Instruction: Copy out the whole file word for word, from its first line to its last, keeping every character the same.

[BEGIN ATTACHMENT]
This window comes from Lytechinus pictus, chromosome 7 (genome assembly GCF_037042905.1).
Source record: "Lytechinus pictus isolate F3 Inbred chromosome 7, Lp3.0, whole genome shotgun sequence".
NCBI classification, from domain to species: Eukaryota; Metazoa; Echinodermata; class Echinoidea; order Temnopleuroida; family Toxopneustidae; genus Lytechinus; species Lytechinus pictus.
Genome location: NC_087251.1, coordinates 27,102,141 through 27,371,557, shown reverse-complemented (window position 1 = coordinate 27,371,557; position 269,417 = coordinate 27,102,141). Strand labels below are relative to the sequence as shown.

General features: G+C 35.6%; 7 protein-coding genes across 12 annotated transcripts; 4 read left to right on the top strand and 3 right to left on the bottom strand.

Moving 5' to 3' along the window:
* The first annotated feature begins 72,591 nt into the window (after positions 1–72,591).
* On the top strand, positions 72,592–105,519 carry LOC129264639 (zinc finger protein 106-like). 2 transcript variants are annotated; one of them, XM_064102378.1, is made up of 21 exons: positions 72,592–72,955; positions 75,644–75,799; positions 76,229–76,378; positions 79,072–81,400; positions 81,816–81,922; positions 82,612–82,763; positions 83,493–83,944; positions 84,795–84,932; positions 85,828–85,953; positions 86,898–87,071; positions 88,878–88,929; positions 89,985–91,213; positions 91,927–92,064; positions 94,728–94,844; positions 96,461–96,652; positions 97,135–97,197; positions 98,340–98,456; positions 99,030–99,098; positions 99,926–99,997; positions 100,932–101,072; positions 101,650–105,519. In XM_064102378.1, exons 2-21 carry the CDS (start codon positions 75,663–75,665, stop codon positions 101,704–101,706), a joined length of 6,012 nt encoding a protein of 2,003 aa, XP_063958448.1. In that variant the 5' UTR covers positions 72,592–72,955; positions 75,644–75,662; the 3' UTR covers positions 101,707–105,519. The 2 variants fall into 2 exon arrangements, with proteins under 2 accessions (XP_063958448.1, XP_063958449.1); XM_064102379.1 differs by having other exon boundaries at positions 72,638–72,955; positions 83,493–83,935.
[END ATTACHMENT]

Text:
This window comes from Lytechinus pictus, chromosome 7 (genome assembly GCF_037042905.1).
Source record: "Lytechinus pictus isolate F3 Inbred chromosome 7, Lp3.0, whole genome shotgun sequence".
NCBI classification, from domain to species: Eukaryota; Metazoa; Echinodermata; class Echinoidea; order Temnopleuroida; family Toxopneustidae; genus Lytechinus; species Lytechinus pictus.
Genome location: NC_087251.1, coordinates 27,102,141 through 27,371,557, shown reverse-complemented (window position 1 = coordinate 27,371,557; position 269,417 = coordinate 27,102,141). Strand labels below are relative to the sequence as shown.

General features: G+C 35.6%; 7 protein-coding genes across 12 annotated transcripts; 4 read left to right on the top strand and 3 right to left on the bottom strand.

Moving 5' to 3' along the window:
* The first annotated feature begins 72,591 nt into the window (after positions 1–72,591).
* On the top strand, positions 72,592–105,519 carry LOC129264639 (zinc finger protein 106-like). 2 transcript variants are annotated; one of them, XM_064102378.1, is made up of 21 exons: positions 72,592–72,955; positions 75,644–75,799; positions 76,229–76,378; positions 79,072–81,400; positions 81,816–81,922; positions 82,612–82,763; positions 83,493–83,944; positions 84,795–84,932; positions 85,828–85,953; positions 86,898–87,071; positions 88,878–88,929; positions 89,985–91,213; positions 91,927–92,064; positions 94,728–94,844; positions 96,461–96,652; positions 97,135–97,197; positions 98,340–98,456; positions 99,030–99,098; positions 99,926–99,997; positions 100,932–101,072; positions 101,650–105,519. In XM_064102378.1, exons 2-21 carry the CDS (start codon positions 75,663–75,665, stop codon positions 101,704–101,706), a joined length of 6,012 nt encoding a protein of 2,003 aa, XP_063958448.1. In that variant the 5' UTR covers positions 72,592–72,955; positions 75,644–75,662; the 3' UTR covers positions 101,707–105,519. The 2 variants fall into 2 exon arrangements, with proteins under 2 accessions (XP_063958448.1, XP_063958449.1); XM_064102379.1 differs by having other exon boundaries at positions 72,638–72,955; positions 83,493–83,935.